Selasa, Mei 10, 2011

Teaching Children to Manage Money

BY WILLY WILSON
 
ARE YOU a parent dealing with children who demand a weekly allowance of RM300? Do you have questions about what you should be teaching your kids when it comes to money? Well, you are not alone.
Across the globe, children have become the most profitable market for global merchandisers. The relentless exposure to television and the Internet has contributed to the consumptive behaviors of our children.

The question here is how to teach children to be a wise consumer. And more importantly, how do we teach them to be financially responsible individuals? But before we attempt to answer these questions, it is perhaps wise to reflect if we, as parents, have set a good example in managing money. The “young parents” generation may have financial missteps, but preventing our kids from making the same mistakes is our responsibility.
Estella Loar, the author of Teach Your Children about Money, points out that children learn about money mainly through observation and examples set by their parents. Loar says a parent’s attitude towards money determines their children’s spending and saving habits.

The good news is that reassessing your own finances while teaching your children about money management in the process is possible. Educating children about money management begins at home. As parents,you must first be aware of your saving and spending habit. According to Loar, if you reckon that you and your spouse haven’t been good money managers, then buckle up and inform your children about your intention to be wiser
with money.

Use concrete terms when discussing money with them. In other words, communicate in the language that they would understand. For example, when they ask how much money you make, what they really want to know is why they can’t buy a iPod or computer game.In such a situation, the ideal answer is that you have enough money to pay for their food, clothes, education and future needs, but not for an iPod. Of course, the hard part is urging them to put off the instant gratification of buying what they want, whenever they want. But by doing this, you instill the most basic approach to handling money: do not spend what you do not have. The point is to make them understand that there are priorities when it comes to money management.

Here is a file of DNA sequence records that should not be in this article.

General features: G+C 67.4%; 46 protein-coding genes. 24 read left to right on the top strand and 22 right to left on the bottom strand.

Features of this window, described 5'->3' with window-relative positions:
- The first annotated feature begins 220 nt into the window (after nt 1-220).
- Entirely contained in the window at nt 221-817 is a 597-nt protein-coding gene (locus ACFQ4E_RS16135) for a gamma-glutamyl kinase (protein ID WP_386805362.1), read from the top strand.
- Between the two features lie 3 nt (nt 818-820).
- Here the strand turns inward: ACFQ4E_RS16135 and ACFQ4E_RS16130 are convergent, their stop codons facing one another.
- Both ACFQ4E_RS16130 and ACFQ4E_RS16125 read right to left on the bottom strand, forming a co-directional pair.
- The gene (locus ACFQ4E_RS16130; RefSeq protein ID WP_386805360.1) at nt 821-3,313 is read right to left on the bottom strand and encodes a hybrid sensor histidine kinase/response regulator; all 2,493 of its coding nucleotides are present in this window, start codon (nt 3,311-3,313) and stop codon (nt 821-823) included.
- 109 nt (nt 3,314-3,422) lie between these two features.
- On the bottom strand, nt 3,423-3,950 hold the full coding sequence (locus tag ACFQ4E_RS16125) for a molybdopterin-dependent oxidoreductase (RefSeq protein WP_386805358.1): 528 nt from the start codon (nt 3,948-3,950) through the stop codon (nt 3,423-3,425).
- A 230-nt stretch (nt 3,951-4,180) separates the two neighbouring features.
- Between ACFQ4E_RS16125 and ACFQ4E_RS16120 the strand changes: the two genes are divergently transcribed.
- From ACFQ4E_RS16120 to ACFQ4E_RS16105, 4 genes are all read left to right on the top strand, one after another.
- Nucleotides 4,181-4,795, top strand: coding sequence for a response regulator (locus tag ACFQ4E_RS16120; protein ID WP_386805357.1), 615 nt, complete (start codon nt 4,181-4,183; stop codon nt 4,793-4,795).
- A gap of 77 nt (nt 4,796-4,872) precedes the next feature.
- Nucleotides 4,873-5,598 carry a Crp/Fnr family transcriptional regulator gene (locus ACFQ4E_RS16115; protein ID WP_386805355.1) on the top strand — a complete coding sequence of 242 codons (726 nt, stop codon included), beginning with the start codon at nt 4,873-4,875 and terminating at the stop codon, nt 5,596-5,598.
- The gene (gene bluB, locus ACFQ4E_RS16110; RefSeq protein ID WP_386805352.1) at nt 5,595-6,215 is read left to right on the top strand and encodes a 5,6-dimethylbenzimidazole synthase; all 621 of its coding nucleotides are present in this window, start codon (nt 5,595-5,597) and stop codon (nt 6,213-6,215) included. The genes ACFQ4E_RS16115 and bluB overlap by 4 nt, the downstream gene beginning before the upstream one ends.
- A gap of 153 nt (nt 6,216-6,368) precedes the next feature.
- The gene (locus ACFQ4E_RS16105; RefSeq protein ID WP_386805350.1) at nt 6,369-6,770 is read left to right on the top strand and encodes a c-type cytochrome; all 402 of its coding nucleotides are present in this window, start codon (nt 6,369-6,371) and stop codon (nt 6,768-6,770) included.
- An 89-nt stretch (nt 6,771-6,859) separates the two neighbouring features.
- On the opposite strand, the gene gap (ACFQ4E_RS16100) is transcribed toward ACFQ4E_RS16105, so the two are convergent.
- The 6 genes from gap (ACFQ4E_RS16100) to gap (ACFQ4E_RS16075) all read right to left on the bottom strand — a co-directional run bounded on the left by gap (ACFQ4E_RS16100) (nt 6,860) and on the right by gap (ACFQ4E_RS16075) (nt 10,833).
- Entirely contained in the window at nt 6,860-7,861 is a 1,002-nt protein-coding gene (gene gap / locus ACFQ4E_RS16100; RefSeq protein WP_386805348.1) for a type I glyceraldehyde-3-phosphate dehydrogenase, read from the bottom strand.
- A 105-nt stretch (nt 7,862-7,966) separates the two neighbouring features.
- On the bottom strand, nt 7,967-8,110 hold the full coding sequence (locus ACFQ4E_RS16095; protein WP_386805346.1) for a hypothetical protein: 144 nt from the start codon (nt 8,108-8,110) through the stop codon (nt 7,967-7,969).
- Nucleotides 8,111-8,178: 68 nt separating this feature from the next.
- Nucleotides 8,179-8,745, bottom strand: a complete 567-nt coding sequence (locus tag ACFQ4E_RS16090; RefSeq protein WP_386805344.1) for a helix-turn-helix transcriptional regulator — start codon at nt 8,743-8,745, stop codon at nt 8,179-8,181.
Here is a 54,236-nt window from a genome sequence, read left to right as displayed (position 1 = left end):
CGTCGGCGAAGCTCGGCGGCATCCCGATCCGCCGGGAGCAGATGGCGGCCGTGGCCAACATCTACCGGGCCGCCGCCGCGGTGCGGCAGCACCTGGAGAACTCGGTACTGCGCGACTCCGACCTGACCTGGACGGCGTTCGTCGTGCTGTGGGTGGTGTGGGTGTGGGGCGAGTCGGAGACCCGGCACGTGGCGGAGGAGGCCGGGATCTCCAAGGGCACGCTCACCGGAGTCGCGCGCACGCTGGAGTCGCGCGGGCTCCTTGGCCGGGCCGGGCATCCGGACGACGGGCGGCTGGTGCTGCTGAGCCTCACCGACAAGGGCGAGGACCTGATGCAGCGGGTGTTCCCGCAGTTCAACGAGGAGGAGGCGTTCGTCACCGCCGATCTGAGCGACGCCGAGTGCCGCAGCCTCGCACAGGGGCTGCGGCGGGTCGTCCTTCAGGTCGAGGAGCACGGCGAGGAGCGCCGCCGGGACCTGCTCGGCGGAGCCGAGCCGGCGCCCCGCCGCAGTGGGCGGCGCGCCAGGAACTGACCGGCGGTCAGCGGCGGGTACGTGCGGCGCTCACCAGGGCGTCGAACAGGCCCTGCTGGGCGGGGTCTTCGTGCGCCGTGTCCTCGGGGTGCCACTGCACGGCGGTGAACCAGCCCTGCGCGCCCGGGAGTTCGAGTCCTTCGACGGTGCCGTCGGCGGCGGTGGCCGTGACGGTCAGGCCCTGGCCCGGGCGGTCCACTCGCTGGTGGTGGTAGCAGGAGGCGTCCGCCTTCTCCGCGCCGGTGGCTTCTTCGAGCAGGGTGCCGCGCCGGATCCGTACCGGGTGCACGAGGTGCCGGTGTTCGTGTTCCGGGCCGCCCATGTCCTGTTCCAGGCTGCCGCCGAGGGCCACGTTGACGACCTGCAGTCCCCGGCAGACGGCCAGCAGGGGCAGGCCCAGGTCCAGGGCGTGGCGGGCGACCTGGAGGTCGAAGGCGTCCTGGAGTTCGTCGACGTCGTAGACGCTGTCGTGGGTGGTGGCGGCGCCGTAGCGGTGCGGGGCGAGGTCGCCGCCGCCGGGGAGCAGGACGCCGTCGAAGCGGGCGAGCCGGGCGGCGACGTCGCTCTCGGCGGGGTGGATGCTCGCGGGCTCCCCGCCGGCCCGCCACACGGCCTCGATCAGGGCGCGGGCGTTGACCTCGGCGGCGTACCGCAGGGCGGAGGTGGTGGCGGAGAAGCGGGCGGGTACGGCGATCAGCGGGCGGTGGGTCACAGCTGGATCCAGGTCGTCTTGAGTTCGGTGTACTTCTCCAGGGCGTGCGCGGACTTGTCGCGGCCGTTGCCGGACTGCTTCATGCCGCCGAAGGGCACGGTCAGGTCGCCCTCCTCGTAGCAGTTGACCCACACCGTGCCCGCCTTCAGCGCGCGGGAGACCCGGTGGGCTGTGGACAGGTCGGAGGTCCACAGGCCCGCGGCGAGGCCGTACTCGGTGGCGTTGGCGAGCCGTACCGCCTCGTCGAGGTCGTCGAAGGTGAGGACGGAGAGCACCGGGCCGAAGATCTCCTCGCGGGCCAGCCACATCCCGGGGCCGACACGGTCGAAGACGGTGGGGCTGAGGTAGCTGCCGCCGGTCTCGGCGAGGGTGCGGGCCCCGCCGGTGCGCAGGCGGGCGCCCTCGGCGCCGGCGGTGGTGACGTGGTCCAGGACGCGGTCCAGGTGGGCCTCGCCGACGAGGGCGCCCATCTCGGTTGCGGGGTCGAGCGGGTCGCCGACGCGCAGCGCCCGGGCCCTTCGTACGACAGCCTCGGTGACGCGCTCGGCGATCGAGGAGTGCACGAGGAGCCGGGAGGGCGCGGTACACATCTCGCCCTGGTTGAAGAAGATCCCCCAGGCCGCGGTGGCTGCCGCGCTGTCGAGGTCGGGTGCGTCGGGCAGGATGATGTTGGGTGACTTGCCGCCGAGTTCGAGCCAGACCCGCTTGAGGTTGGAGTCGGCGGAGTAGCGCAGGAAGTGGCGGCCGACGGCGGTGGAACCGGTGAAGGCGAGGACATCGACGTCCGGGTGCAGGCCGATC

Child psychologist Dr Lee Kuan Shin of Centre for Effective Living says parents should show consistency when teaching their children about money management. So if you tell them that they can’t have a particular toy or gadget, then you shouldn’t indulge in a new pair of shoes either.Lee says it is crucial for parents to show
consistency in terms of value, belief and attitude towards money, as inconsistency in this case could potentially train children to be manipulative.

For example, if you are more lenient about money than your spouse, it is only natural that your children would turn to you (perhaps without even telling your spouse) when they need money. Therefore, Lee says, you and
your spouse should create a strong set of values unique to your own family. You and your spouse must set financial priorities according to your family’s financial capability. Only then will you succeed in establishing a consistent approach to teach your children about money.

Children’s curiosity about money develops as they get older. Therefore, your method of teaching must be more strategic as they become active consumers. Get them involved in your weekly grocery shopping, and let them see how you make your purchasing decision. For instance, you can tell them that instead of buying your favourite soft drinks, you would rather buy milk because it is healthier. Such activity, according to Loar, is effective in teaching them about setting priorities. You can also introduce them to the concept of saving, spending, ownership and interest by playing games such as Monopoly Junior edition.


Source: Sun2Surf


2bz4money: I use Catur Bestari  to teach my children on money management.

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